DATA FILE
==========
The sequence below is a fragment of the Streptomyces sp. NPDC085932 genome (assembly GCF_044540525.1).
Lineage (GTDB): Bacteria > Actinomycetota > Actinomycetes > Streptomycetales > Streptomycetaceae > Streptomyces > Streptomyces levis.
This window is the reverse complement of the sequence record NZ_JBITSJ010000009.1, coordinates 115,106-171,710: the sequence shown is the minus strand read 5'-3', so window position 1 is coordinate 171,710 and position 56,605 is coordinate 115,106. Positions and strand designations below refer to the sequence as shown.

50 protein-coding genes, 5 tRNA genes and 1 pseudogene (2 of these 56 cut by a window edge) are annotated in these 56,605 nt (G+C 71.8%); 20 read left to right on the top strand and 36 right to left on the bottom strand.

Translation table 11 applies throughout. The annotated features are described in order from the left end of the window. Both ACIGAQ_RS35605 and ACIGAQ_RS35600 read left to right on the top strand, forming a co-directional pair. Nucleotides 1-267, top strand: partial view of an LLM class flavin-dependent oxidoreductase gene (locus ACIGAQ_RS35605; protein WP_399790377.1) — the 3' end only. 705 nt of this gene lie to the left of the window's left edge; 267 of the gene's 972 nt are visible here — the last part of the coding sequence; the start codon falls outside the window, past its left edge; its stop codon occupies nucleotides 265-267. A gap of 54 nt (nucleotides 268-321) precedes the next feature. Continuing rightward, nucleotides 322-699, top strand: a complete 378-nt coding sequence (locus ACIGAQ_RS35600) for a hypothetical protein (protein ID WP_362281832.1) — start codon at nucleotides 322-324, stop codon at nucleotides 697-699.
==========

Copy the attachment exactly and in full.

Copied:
The sequence below is a fragment of the Streptomyces sp. NPDC085932 genome (assembly GCF_044540525.1).
Lineage (GTDB): Bacteria > Actinomycetota > Actinomycetes > Streptomycetales > Streptomycetaceae > Streptomyces > Streptomyces levis.
This window is the reverse complement of the sequence record NZ_JBITSJ010000009.1, coordinates 115,106-171,710: the sequence shown is the minus strand read 5'-3', so window position 1 is coordinate 171,710 and position 56,605 is coordinate 115,106. Positions and strand designations below refer to the sequence as shown.

50 protein-coding genes, 5 tRNA genes and 1 pseudogene (2 of these 56 cut by a window edge) are annotated in these 56,605 nt (G+C 71.8%); 20 read left to right on the top strand and 36 right to left on the bottom strand.

Translation table 11 applies throughout. The annotated features are described in order from the left end of the window. Both ACIGAQ_RS35605 and ACIGAQ_RS35600 read left to right on the top strand, forming a co-directional pair. Nucleotides 1-267, top strand: partial view of an LLM class flavin-dependent oxidoreductase gene (locus ACIGAQ_RS35605; protein WP_399790377.1) — the 3' end only. 705 nt of this gene lie to the left of the window's left edge; 267 of the gene's 972 nt are visible here — the last part of the coding sequence; the start codon falls outside the window, past its left edge; its stop codon occupies nucleotides 265-267. A gap of 54 nt (nucleotides 268-321) precedes the next feature. Continuing rightward, nucleotides 322-699, top strand: a complete 378-nt coding sequence (locus ACIGAQ_RS35600) for a hypothetical protein (protein ID WP_362281832.1) — start codon at nucleotides 322-324, stop codon at nucleotides 697-699.